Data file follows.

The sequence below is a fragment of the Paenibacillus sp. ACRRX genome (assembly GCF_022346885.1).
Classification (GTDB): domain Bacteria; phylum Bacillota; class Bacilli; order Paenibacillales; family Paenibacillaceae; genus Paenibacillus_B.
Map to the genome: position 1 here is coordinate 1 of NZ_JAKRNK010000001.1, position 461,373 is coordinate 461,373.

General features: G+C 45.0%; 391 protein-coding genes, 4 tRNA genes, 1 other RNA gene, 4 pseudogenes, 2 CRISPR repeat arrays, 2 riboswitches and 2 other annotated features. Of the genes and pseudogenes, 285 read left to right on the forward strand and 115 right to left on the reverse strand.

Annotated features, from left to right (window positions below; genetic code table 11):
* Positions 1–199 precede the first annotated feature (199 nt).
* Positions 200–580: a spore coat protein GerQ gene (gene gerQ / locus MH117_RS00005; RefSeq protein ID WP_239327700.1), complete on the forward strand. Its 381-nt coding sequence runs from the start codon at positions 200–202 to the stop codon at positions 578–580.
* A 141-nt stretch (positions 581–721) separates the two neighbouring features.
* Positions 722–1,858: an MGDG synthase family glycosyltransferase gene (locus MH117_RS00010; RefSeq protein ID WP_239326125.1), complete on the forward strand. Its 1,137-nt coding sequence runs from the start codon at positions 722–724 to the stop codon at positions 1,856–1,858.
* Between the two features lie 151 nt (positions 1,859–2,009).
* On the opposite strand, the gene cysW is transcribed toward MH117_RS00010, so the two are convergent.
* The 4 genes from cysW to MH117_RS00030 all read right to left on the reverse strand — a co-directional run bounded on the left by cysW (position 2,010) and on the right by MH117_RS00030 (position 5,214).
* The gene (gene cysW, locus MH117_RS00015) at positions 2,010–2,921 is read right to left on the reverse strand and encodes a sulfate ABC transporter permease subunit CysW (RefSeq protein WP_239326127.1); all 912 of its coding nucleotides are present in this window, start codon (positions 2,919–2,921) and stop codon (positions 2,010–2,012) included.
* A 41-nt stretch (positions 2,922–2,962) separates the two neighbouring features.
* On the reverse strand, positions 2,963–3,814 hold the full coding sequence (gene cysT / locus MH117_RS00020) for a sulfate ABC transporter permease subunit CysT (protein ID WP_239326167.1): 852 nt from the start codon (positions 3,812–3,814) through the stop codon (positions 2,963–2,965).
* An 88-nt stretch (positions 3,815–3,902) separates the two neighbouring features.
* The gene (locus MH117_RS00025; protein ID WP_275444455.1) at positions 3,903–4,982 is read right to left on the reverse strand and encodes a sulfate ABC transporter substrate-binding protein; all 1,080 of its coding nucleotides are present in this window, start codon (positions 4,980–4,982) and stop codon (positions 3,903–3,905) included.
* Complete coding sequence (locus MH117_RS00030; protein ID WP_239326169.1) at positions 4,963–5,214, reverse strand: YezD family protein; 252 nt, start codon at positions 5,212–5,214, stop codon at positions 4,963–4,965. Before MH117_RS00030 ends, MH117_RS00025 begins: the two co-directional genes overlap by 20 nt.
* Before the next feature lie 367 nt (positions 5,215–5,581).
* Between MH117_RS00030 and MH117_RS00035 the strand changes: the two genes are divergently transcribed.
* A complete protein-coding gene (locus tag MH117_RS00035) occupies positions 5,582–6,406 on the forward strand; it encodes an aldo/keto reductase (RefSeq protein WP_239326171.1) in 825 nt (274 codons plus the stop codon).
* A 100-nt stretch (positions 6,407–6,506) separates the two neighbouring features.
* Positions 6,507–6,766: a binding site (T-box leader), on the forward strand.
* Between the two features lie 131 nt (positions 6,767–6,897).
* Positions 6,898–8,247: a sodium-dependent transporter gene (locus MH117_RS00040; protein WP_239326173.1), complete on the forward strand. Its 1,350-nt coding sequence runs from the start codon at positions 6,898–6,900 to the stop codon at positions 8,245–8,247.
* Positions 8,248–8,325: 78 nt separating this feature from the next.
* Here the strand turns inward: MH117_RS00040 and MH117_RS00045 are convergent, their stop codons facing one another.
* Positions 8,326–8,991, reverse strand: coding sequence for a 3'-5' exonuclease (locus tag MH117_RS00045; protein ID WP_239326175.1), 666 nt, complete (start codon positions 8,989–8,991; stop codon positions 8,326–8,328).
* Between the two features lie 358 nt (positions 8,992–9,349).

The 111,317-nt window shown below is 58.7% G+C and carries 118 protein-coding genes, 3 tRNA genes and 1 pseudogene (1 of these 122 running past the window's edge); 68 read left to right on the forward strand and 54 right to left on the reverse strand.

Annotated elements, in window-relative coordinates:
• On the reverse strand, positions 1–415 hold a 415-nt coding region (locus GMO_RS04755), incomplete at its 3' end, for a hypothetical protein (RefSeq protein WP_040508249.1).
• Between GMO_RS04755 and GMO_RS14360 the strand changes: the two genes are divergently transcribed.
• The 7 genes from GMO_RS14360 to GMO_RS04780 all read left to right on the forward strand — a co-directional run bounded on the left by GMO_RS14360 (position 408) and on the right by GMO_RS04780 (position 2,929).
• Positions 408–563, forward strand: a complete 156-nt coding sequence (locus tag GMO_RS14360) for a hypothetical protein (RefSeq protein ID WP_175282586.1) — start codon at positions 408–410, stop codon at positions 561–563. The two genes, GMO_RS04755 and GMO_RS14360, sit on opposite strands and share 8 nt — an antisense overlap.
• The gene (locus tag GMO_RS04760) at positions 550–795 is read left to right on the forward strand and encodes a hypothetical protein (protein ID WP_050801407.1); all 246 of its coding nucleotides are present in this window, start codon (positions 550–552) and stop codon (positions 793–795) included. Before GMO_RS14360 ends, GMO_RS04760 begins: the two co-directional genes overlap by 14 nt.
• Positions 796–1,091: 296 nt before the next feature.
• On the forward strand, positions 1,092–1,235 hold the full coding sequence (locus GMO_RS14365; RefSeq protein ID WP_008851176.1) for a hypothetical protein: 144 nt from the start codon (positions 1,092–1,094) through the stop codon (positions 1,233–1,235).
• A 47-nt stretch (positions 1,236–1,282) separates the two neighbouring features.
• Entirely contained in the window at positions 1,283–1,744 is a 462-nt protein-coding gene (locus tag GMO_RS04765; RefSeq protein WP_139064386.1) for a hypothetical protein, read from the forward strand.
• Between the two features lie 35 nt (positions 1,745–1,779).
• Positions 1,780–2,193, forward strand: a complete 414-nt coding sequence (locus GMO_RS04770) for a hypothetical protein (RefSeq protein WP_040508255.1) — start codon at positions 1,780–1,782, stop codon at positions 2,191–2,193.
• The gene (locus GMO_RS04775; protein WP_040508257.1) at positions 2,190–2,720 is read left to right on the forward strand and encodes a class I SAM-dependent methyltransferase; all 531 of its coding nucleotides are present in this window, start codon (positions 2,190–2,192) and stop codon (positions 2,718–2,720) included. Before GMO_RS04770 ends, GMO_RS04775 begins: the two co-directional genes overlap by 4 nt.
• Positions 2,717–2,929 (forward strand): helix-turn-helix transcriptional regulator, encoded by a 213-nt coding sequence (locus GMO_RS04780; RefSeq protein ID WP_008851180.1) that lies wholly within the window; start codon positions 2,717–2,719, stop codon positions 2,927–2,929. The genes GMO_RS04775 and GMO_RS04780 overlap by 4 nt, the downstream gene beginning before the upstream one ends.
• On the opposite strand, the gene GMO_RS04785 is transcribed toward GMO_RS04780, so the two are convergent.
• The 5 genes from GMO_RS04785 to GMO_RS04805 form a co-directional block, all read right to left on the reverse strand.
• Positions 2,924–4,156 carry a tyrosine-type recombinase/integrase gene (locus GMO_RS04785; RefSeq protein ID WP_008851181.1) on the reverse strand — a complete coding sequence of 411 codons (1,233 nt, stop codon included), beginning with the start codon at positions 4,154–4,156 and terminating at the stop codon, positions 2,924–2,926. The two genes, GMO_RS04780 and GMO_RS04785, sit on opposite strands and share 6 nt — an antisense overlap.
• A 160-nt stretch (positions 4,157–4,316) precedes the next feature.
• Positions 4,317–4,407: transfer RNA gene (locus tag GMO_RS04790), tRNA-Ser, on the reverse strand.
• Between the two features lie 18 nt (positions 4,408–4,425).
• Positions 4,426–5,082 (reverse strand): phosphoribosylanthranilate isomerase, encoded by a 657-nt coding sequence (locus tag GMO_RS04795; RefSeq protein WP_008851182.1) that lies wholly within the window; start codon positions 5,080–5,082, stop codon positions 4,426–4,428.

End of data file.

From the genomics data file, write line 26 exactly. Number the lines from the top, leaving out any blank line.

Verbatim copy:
* Positions 8,248–8,325: 78 nt separating this feature from the next.